Texans' D'Onta Foreman: Focused on conditioning
Head coach Bill O'Brien said Foreman needs to do some work to get into ideal football shape, The Houston Chronicle's Aaron WIlson reports. Listed at 249 pounds for his final collegiate season, Foreman checked in at 233 pounds at the combine -- still tied for the second-heaviest among running backs -- and then ran a 4.45 second 40-yard dash at the University of Texas pro day. His pre-draft workouts likely emphasized dropping weight and improving his 40 time, and while the Texans surely are glad to have a slimmed-down version of the young running back, they probably want him to shift his focus toward improving his strength and stamina. Foreman just recently turned 21 years old and only caught 13 passes in his college career, but his impressive combination of size and speed should give him an immediate shot to unseat Alfred Blue as the top backup to Lamar Miller. The third-round selection (No. 89 overall) could also be in the mix for short-yardage and goal-line work.

Chargers' Travis Benjamin: Still in mix as starting WR
Benjamin (knee), not Mike Williams, is listed as the No. 3 wide receiver for the Chargers, according to ESPN's Eric Williams. Williams cautions that Benjamin seems to have a precipitous hold on the No. 3 WR job, as the No. 7 overall pick in the 2017 NFL Draft, Mike Williams, could push him for the starting spot. However, the two wideouts play vastly different positions within the offensive scheme, meaning should Benjamin lose his starting spot he still figures to play a smaller role as a stretch-the-field speedster on the outside, or even in the slot. Given the draft capital invested in Williams, it seems likely the Clemson product will see the field sooner rather than later, mitigating Benjamin's fantasy value. Don't rule out the 27-year-old in best-ball formats, however, where his speed and big-play ability could help him score highly in random weeks.

Bears' Kevin White: Appears healthy at offseason program
Head coach John Fox said White (leg) looks healthy and is having a great offseason, ESPN.com's Jeff Dickerson reports. White is more than seven months removed from suffering the fractured fibula that ended his season after Week 4 and limited him to 19 catches for 187 yards on 36 targets. He missed his entire rookie year with a fractured tibia in the same leg, but there's been nothing to suggest the two injuries were anything more than an unfortunate coincidence. Given his volume in a limited sample last season -- 8.8 targets per game -- along with the Bears' decision to let Alshon Jeffery leave in free agency, it's clear the team still holds realistic hopes White will develop into a No. 1 receiver. The No. 7 overall pick from the 2015 draft should be assured of a starting spot if he stays healthy, but he'll have competition for targets in a revamped receiving corps that includes 2016 breakout star Cameron Meredith and free-agent acquisitions Markus Wheaton and Kendall Wright.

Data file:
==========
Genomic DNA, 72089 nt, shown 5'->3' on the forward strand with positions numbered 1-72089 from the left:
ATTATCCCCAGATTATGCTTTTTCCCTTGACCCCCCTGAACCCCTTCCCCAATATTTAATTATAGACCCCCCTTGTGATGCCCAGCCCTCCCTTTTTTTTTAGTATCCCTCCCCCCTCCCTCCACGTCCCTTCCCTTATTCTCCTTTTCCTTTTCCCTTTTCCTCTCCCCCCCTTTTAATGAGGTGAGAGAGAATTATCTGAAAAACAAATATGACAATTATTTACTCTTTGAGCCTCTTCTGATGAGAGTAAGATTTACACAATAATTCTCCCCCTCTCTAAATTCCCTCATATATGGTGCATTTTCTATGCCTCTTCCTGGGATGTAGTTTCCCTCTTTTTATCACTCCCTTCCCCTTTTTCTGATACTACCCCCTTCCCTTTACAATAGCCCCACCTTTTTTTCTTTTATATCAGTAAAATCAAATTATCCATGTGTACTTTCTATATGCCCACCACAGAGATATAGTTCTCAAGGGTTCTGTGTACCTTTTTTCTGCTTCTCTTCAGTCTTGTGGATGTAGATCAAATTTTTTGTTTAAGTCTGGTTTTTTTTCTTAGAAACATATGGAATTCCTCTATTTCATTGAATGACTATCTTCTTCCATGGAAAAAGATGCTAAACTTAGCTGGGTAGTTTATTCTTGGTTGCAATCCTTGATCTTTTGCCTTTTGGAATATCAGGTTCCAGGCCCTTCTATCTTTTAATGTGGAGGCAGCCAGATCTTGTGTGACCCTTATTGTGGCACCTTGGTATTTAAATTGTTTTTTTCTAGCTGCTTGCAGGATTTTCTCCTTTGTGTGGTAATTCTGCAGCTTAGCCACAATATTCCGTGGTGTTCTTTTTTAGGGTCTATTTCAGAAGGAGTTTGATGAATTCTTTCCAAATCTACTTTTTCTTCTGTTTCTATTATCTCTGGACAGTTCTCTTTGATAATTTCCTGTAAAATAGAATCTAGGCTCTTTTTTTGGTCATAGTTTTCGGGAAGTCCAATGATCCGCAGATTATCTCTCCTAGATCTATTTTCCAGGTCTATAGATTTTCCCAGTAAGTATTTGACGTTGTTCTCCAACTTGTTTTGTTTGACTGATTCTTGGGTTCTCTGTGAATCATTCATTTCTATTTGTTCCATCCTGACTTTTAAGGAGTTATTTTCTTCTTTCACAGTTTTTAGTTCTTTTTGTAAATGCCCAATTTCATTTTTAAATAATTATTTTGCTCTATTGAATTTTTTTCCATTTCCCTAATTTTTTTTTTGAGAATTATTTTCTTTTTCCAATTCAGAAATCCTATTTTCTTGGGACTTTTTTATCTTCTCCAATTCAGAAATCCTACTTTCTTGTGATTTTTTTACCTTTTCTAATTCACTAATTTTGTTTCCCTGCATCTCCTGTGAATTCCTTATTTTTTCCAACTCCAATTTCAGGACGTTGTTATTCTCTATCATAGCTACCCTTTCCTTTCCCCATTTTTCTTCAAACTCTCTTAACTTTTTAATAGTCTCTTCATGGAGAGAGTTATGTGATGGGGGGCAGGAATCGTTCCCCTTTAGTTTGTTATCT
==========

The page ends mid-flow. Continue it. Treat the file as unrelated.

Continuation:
Buccaneers' O.J. Howard: Impressing in rookie mini-camp
Howard has impressed through the first two days of Bucs mini-camp, Jenna Laine of ESPN.com reports. "He's a winner, he's a great kid, and he can do everything we need a tight end to do," said head coach Dirk Koetter. The heralded first-round pick turned heads with an athletic catch in tight coverage during Friday's session, and his all-around skill set has Koetter excited about what Howard could bring to the offense. The 22-year-old is considered a complete package at tight end, with his blocking acumen seemingly as valued by the Bucs as his ability to get downfield on pass routes. Koetter refers to a player like Howard as "one of the best weapons" an offense can have, due to his ability to be deployed all over the formation. The rookie's work ethic is another plus, and accordingly, Howard is reportedly already deep into his playbook on a nightly basis.

Titans' Marcus Mariota: Not full speed yet
According to Titans coach Mike Mularkey, Mariota (fibula) is still not able to run full speed, ESPN's Paul Kuharsky reports. Mariota is reportedly getting very close to testing his previously broken right fibula by sprinting, but the quarterback isn't there just yet. Even when he is, Mularkey said the Titans may do an abnormal amount of 7-on-7 work in practice to ensure Mariota can participate while still being out of harm's way. Although it appears likely he'll be ready by training camp, expect Mariota's situation to be updated further in the coming weeks.